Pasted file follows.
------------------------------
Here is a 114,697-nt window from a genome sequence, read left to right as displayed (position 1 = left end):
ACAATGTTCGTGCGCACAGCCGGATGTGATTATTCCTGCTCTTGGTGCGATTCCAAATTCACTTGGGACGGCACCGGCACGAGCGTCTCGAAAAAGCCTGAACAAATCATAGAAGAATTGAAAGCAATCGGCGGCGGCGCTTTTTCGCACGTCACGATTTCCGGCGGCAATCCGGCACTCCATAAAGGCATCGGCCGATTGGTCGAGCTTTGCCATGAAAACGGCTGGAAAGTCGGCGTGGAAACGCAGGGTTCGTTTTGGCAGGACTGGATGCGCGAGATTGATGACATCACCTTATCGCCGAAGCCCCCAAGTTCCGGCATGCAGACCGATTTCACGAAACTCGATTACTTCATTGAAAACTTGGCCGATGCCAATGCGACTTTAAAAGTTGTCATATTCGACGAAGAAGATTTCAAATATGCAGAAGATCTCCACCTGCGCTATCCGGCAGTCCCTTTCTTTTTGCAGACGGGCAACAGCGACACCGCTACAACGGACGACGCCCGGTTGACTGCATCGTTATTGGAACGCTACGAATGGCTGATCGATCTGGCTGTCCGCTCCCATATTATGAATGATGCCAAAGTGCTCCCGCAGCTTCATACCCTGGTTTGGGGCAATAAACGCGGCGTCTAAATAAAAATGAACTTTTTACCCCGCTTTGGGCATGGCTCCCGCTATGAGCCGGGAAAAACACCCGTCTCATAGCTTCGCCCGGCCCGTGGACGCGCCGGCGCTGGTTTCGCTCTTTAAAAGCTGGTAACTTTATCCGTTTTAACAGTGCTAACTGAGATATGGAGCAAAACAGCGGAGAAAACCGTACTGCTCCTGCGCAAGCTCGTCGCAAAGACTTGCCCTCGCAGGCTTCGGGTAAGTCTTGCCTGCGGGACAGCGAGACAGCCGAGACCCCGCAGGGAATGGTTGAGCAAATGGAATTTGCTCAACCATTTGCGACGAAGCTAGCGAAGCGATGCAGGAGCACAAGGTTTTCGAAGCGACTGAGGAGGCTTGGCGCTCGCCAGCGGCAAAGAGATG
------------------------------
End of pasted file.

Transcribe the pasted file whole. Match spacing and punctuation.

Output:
Here is a 114,697-nt window from a genome sequence, read left to right as displayed (position 1 = left end):
ACAATGTTCGTGCGCACAGCCGGATGTGATTATTCCTGCTCTTGGTGCGATTCCAAATTCACTTGGGACGGCACCGGCACGAGCGTCTCGAAAAAGCCTGAACAAATCATAGAAGAATTGAAAGCAATCGGCGGCGGCGCTTTTTCGCACGTCACGATTTCCGGCGGCAATCCGGCACTCCATAAAGGCATCGGCCGATTGGTCGAGCTTTGCCATGAAAACGGCTGGAAAGTCGGCGTGGAAACGCAGGGTTCGTTTTGGCAGGACTGGATGCGCGAGATTGATGACATCACCTTATCGCCGAAGCCCCCAAGTTCCGGCATGCAGACCGATTTCACGAAACTCGATTACTTCATTGAAAACTTGGCCGATGCCAATGCGACTTTAAAAGTTGTCATATTCGACGAAGAAGATTTCAAATATGCAGAAGATCTCCACCTGCGCTATCCGGCAGTCCCTTTCTTTTTGCAGACGGGCAACAGCGACACCGCTACAACGGACGACGCCCGGTTGACTGCATCGTTATTGGAACGCTACGAATGGCTGATCGATCTGGCTGTCCGCTCCCATATTATGAATGATGCCAAAGTGCTCCCGCAGCTTCATACCCTGGTTTGGGGCAATAAACGCGGCGTCTAAATAAAAATGAACTTTTTACCCCGCTTTGGGCATGGCTCCCGCTATGAGCCGGGAAAAACACCCGTCTCATAGCTTCGCCCGGCCCGTGGACGCGCCGGCGCTGGTTTCGCTCTTTAAAAGCTGGTAACTTTATCCGTTTTAACAGTGCTAACTGAGATATGGAGCAAAACAGCGGAGAAAACCGTACTGCTCCTGCGCAAGCTCGTCGCAAAGACTTGCCCTCGCAGGCTTCGGGTAAGTCTTGCCTGCGGGACAGCGAGACAGCCGAGACCCCGCAGGGAATGGTTGAGCAAATGGAATTTGCTCAACCATTTGCGACGAAGCTAGCGAAGCGATGCAGGAGCACAAGGTTTTCGAAGCGACTGAGGAGGCTTGGCGCTCGCCAGCGGCAAAGAGATG